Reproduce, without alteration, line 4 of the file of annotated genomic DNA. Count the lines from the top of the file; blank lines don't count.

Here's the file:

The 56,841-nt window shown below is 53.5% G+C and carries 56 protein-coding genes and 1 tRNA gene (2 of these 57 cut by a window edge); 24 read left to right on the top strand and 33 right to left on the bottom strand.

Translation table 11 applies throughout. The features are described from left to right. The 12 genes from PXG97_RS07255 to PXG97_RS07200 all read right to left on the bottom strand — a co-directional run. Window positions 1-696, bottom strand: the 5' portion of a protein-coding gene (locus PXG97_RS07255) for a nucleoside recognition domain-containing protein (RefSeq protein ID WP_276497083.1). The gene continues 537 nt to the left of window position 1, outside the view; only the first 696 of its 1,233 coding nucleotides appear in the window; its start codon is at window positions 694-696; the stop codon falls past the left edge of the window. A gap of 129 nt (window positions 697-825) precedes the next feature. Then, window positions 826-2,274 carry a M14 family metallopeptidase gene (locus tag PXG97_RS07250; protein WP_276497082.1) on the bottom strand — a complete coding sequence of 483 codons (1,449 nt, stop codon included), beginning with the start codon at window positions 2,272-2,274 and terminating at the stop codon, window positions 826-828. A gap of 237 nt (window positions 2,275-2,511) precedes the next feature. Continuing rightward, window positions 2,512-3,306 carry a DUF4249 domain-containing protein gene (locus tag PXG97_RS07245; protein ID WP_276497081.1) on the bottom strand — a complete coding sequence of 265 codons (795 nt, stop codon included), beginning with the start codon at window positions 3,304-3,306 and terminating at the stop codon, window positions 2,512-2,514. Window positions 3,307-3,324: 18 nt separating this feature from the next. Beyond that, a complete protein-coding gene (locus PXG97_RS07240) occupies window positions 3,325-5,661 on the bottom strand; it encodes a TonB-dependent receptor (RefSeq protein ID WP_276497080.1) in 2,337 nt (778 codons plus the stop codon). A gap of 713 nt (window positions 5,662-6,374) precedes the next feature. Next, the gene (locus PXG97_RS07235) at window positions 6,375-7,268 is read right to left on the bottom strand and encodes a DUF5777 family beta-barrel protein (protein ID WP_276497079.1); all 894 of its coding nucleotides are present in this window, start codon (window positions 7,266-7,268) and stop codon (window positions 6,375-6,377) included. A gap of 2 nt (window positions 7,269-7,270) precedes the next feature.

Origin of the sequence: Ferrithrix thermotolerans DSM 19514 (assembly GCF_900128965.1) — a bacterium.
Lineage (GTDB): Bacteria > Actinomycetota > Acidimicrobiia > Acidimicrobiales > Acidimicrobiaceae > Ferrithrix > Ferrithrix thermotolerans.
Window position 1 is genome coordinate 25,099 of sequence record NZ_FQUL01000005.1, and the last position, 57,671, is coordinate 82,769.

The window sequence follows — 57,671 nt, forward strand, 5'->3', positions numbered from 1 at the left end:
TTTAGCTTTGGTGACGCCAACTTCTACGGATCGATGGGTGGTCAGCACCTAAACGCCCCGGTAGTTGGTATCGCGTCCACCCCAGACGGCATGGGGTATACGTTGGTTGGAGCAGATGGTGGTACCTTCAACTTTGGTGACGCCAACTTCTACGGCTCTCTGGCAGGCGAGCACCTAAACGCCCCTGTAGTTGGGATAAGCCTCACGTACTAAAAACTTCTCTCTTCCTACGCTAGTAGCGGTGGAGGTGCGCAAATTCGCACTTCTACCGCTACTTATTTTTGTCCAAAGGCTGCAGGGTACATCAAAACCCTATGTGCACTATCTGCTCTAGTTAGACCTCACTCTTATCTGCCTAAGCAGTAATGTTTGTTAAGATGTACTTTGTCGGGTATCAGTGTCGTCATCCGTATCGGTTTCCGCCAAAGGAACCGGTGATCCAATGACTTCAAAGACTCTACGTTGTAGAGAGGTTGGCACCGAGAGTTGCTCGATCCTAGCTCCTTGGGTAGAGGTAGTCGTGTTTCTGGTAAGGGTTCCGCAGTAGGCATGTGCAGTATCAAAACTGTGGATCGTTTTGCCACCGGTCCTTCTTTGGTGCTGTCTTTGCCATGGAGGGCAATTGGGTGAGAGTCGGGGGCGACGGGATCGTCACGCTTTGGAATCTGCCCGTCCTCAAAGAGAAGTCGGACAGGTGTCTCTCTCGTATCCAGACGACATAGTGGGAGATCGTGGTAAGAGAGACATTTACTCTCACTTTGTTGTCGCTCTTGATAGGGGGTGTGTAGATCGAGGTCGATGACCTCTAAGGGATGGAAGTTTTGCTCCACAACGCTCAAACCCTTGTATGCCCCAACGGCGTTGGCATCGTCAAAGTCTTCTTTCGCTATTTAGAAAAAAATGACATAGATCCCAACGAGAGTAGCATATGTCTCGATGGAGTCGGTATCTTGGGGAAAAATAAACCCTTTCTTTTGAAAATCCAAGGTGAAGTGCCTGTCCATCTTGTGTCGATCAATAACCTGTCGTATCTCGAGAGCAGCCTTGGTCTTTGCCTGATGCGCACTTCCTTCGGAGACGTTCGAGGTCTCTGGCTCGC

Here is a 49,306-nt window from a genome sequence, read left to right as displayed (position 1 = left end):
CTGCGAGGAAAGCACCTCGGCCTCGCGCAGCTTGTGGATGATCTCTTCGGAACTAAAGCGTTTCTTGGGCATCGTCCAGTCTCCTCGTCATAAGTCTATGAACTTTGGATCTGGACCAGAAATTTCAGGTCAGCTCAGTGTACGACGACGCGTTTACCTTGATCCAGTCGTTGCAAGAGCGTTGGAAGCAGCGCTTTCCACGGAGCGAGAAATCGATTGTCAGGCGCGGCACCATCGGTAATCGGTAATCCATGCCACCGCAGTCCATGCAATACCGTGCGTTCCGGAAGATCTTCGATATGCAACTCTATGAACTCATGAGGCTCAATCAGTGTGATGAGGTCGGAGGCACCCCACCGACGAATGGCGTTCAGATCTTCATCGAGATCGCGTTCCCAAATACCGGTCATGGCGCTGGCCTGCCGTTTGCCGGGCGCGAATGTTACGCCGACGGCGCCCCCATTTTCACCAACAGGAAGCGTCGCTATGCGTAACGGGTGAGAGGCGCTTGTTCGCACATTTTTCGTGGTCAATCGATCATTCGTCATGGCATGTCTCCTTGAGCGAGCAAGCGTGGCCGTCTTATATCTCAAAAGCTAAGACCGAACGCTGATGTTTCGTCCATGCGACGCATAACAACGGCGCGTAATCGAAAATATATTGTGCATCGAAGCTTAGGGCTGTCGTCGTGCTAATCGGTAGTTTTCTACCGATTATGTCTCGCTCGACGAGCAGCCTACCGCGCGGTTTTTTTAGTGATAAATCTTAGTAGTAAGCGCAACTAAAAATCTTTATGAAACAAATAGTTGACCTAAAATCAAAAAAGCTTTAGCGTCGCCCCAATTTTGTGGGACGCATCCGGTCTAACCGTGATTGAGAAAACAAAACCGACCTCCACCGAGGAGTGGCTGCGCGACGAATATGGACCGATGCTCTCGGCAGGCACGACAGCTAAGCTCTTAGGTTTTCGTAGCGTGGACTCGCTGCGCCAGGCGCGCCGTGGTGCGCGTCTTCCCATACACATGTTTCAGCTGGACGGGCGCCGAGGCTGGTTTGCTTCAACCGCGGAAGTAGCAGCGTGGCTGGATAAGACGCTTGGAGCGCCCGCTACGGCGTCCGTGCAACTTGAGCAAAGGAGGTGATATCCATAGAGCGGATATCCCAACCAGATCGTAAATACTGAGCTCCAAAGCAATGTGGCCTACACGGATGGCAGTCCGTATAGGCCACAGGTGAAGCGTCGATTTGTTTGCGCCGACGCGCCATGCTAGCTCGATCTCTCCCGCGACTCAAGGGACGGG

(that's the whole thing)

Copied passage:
Lineage (GTDB): Bacteria > Actinomycetota > Acidimicrobiia > Acidimicrobiales > Acidimicrobiaceae > Ferrithrix > Ferrithrix thermotolerans.